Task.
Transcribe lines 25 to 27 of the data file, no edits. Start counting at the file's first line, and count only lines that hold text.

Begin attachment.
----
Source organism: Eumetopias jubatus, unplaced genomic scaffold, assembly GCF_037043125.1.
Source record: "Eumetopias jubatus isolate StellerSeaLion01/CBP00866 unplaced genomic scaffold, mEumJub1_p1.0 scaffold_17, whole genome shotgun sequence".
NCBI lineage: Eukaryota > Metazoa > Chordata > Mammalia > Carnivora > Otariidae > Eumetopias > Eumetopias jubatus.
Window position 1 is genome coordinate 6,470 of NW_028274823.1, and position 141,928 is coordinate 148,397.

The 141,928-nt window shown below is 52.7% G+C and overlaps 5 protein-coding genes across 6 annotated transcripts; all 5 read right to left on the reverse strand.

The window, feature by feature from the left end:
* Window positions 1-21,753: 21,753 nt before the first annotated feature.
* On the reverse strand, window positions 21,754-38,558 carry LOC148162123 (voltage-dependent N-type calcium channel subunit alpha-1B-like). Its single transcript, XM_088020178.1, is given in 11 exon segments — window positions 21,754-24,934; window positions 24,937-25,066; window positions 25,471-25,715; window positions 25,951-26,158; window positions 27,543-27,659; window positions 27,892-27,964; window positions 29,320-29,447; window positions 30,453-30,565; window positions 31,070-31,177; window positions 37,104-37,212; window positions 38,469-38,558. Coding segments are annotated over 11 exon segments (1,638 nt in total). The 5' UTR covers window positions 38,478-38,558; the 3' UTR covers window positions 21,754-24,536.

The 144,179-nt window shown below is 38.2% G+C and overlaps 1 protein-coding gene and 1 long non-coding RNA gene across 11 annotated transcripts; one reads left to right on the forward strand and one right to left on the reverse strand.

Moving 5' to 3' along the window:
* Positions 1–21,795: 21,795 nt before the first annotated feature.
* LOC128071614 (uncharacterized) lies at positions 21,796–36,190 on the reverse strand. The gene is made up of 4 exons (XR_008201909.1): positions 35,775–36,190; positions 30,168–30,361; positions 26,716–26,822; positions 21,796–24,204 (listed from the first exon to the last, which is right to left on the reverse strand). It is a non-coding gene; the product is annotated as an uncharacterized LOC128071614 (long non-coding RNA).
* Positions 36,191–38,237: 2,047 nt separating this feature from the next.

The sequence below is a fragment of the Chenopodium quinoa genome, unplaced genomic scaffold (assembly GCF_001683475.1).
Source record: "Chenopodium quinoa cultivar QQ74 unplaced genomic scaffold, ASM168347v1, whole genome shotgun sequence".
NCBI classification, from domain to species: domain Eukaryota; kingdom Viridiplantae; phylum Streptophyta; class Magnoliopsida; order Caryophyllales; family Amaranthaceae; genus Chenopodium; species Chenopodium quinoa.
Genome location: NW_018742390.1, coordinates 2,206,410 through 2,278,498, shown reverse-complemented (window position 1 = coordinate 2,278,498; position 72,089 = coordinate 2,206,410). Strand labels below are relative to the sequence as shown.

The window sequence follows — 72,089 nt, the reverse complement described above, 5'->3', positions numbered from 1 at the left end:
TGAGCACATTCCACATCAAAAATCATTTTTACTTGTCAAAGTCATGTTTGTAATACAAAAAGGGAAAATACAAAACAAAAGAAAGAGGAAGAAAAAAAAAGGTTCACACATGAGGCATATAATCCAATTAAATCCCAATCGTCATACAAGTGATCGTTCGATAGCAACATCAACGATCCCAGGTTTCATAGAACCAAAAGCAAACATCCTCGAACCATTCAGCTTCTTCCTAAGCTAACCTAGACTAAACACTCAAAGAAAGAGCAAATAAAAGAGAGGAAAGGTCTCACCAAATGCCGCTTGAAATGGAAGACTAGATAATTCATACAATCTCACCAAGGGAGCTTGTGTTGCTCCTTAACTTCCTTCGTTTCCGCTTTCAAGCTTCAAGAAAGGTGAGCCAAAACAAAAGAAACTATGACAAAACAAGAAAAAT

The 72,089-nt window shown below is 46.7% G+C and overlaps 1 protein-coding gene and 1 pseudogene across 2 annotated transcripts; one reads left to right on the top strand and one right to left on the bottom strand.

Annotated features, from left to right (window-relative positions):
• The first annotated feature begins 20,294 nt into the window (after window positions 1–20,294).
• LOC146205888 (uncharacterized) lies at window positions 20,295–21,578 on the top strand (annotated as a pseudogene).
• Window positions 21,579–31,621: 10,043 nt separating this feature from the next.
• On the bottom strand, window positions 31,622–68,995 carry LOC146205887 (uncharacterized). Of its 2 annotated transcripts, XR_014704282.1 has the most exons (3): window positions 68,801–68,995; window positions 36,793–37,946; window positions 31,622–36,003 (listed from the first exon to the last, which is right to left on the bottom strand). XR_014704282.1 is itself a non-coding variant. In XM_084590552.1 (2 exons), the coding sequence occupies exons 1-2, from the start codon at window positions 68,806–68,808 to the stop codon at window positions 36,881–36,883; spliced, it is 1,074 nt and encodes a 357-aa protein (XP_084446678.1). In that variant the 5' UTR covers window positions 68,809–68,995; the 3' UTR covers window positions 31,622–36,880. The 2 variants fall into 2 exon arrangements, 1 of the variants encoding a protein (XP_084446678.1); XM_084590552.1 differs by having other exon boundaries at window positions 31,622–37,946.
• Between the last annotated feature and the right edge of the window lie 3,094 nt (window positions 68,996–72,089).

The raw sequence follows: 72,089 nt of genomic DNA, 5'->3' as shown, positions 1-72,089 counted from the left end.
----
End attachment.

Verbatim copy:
• On the bottom strand, window positions 31,622–68,995 carry LOC146205887 (uncharacterized). Of its 2 annotated transcripts, XR_014704282.1 has the most exons (3): window positions 68,801–68,995; window positions 36,793–37,946; window positions 31,622–36,003 (listed from the first exon to the last, which is right to left on the bottom strand). XR_014704282.1 is itself a non-coding variant. In XM_084590552.1 (2 exons), the coding sequence occupies exons 1-2, from the start codon at window positions 68,806–68,808 to the stop codon at window positions 36,881–36,883; spliced, it is 1,074 nt and encodes a 357-aa protein (XP_084446678.1). In that variant the 5' UTR covers window positions 68,809–68,995; the 3' UTR covers window positions 31,622–36,880. The 2 variants fall into 2 exon arrangements, 1 of the variants encoding a protein (XP_084446678.1); XM_084590552.1 differs by having other exon boundaries at window positions 31,622–37,946.
• Between the last annotated feature and the right edge of the window lie 3,094 nt (window positions 68,996–72,089).

The raw sequence follows: 72,089 nt of genomic DNA, 5'->3' as shown, positions 1-72,089 counted from the left end.